Azoulay-Shemer, T. et al. Guard cell photosynthesis is critical for stomatal turgor production, yet does not directly mediate CO2-and ABA-induced stomatal closing. Plant J. 83, 567–581 (2015).
Wang, Y., Chen, Z., Zhang, B., Hills, A. & Blatt, M. PYR/PYL/RCAR abscisic acid receptors regulate K+ and Cl− channels through reactive oxygen species-mediated activation of Ca2+ channels at the plasma membrane of intact Arabidopsis guard cells. Plant Physiol. 163, 566–577 (2013).
Sze, H., Liang, F., Hwang, I., Curran, A. & Harper, J. Diversity and regulation of plant Ca2+ pumps: insights from expression in yeast. Annu. Rev. Plant Physiol. Plant Mol. Biol. 51, 433–462 (2000).
Jossier, M. et al. The Arabidopsis vacuolar anion transporter, AtCLCc, is involved in the regulation of stomatal movements and contributes to salt tolerance. Plant J. 64, 563–576 (2010).
Zybailov, B., Florens, L. & Washburn, M. Quantitative shotgun proteomics using a protease with broad specificity and normalized spectral abundance factors. Mol. Biosyst. 3, 354–360 (2007).
Howe, E., Sinha, R., Schlauch, D. & Quackenbush, J. RNA-Seq analysis in MeV. Bioinformatics 27, 3209–3210 (2011).
Walley, J. W. et al. Reconstruction of protein networks from an atlas of maize seed proteotypes. Proc. Natl Acad. Sci. USA 110, E4808–E4817 (2013).
Christopher, J. & Holtum, J. Patterns of carbohydrate partitioning in the leaves of crassulacean acid metabolism species during deacidification. Plant Physiol. 112, 393–399 (1996).
Yang, Q. et al. Overexpression of SOS (Salt Overly Sensitive) genes increases salt tolerance in transgenic Arabidopsis. Mol. Plant 2, 22–31 (2009).
Bolger, A. M., Lohse, M. & Usadel, B. Trimmomatic: a flexible trimmer for Illumina sequence data. Bioinformatics 30, 2114–2120 (2014).
Magoc, T. & Salzberg, S. L. FLASH: fast length adjustment of short reads to improve genome assemblies. Bioinformatics 27, 2957–2963 (2011).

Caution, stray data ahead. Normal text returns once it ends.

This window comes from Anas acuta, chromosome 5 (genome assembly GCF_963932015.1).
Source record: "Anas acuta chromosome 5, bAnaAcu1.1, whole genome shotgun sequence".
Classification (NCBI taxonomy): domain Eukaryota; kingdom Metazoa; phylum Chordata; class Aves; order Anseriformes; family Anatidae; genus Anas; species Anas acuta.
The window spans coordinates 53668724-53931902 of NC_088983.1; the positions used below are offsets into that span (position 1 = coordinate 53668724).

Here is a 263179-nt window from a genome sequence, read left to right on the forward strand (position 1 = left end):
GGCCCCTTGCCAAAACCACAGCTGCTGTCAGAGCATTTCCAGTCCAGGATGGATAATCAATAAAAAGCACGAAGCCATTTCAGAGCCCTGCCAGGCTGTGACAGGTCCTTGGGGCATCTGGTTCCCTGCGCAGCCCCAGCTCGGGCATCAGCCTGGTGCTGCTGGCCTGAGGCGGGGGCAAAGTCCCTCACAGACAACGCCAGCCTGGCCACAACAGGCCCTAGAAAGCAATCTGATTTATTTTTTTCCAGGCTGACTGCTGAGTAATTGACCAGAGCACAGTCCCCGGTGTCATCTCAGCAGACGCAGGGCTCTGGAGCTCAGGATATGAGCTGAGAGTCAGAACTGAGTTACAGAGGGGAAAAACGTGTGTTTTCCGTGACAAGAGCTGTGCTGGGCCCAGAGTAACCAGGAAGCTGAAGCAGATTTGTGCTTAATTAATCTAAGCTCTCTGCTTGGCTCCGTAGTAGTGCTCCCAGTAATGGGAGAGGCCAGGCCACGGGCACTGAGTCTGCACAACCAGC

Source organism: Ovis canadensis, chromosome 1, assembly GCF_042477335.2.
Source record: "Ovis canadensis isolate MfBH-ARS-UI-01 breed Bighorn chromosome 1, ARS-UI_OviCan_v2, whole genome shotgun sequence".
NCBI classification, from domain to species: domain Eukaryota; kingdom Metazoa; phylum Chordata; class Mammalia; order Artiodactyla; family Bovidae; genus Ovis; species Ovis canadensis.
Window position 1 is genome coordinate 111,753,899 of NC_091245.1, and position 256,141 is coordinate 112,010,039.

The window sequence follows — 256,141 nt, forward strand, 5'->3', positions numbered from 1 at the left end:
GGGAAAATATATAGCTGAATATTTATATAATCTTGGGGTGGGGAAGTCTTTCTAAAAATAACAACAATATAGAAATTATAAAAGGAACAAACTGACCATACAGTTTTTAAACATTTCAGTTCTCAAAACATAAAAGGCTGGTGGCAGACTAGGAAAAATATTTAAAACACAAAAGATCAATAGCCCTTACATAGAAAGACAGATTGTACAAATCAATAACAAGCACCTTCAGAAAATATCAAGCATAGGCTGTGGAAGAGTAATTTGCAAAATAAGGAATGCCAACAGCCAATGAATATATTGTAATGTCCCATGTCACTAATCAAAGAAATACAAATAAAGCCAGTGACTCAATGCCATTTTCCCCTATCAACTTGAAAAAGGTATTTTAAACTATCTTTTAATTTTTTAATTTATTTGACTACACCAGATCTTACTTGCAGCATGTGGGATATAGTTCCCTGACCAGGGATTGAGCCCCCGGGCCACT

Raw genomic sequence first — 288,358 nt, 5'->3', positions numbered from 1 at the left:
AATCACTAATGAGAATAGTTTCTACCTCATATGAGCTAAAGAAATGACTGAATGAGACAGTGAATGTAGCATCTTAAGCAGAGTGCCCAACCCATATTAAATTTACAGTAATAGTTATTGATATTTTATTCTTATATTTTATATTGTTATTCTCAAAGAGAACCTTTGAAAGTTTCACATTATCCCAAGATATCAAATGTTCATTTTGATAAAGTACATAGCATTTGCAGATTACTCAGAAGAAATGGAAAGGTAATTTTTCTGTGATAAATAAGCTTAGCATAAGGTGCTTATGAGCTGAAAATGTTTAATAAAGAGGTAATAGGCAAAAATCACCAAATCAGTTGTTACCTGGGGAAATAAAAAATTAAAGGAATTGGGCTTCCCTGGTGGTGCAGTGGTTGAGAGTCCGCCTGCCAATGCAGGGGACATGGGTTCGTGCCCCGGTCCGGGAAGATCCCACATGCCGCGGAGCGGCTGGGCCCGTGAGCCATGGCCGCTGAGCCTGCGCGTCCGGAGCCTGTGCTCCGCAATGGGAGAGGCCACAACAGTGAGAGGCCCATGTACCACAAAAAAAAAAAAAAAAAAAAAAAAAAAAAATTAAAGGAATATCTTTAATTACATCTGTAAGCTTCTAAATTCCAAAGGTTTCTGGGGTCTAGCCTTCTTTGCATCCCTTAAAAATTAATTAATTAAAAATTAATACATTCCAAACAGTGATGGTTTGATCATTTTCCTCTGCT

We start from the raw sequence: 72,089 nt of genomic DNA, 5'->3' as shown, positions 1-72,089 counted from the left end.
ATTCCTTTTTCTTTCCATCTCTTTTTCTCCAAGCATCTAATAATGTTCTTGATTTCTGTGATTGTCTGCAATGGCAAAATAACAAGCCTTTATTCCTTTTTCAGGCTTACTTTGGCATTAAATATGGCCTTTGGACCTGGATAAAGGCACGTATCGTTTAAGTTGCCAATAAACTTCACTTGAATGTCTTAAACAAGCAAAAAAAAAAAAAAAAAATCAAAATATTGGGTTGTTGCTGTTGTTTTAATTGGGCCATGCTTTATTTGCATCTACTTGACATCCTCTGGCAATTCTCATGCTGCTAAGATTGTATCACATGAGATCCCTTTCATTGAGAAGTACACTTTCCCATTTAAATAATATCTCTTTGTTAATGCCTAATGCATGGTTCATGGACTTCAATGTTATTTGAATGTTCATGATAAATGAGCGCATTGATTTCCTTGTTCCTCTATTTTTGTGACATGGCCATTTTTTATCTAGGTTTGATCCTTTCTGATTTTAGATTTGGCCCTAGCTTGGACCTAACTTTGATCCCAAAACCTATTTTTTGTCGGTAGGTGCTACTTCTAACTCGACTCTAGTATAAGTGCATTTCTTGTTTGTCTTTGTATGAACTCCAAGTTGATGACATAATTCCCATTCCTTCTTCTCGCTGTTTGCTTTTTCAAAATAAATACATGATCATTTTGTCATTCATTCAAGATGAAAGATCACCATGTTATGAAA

Altschul, S. F., Gish, W., Miller, W., Myers, E. W. & Lipman, D. J. Basic local alignment search tool. J. Mol. Biol. 215, 403–410 (1990).
Luo, R. et al. SOAPdenovo2: an empirically improved memory-efficient short-read de novo assembler. Gigascience 1, 18 (2012).
Huang, X. & Madan, A. CAP3: a DNA sequence assembly program. Genome Res. 9, 868–877 (1999).
Liu, C. et al. CpGAVAS, an integrated web server for the annotation, visualization, analysis, and GenBank submission of completely sequenced chloroplast genome sequences. BMC Genomics 13, 715 (2012).
This material is based on work supported by the Department of Energy Office of Science Genomic Science Program under award number DE-SC0008834. The authors would like to thank R. Giannone and M.A. Cushman for critical review and clarifying comments on the manuscript. This research used resources of the Compute and Data Environment for Science (CADES) and the Oak Ridge Leadership Computing Facility (OLCF) at the Oak Ridge National Laboratory. Oak Ridge National Laboratory is managed by UT-Battelle, LLC for the US Department of Energy (under contract number DE-AC05-00OR22725).
The authors declare no competing financial interests.
About this article
Cite this article
Abraham, P., Yin, H., Borland, A. et al. Transcript, protein and metabolite temporal dynamics in the CAM plant Agave. Nature Plants 2, 16178 (2016). https://doi.org/10.1038/nplants.2016.178
This article is cited by
Biotechnology for Biofuels and Bioproducts (2023)
Allantoin improves salinity tolerance in Arabidopsis and rice through synergid activation of abscisic acid and brassinosteroid biosynthesis
Plant Molecular Biology (2023)
Proximate composition and spatio-temporal heterogeneity of phytochemicals in Agave sisalana Perrine (sisal) adapted in different agro-ecological zones of Punjab, Pakistan
Environmental Science and Pollution Research (2022)
Nature Communications (2021)
1H-NMR profile of mezcal and its distillation fractions using two sample preparation methods: direct analysis and solid-phase extraction
Chemical Papers (2021)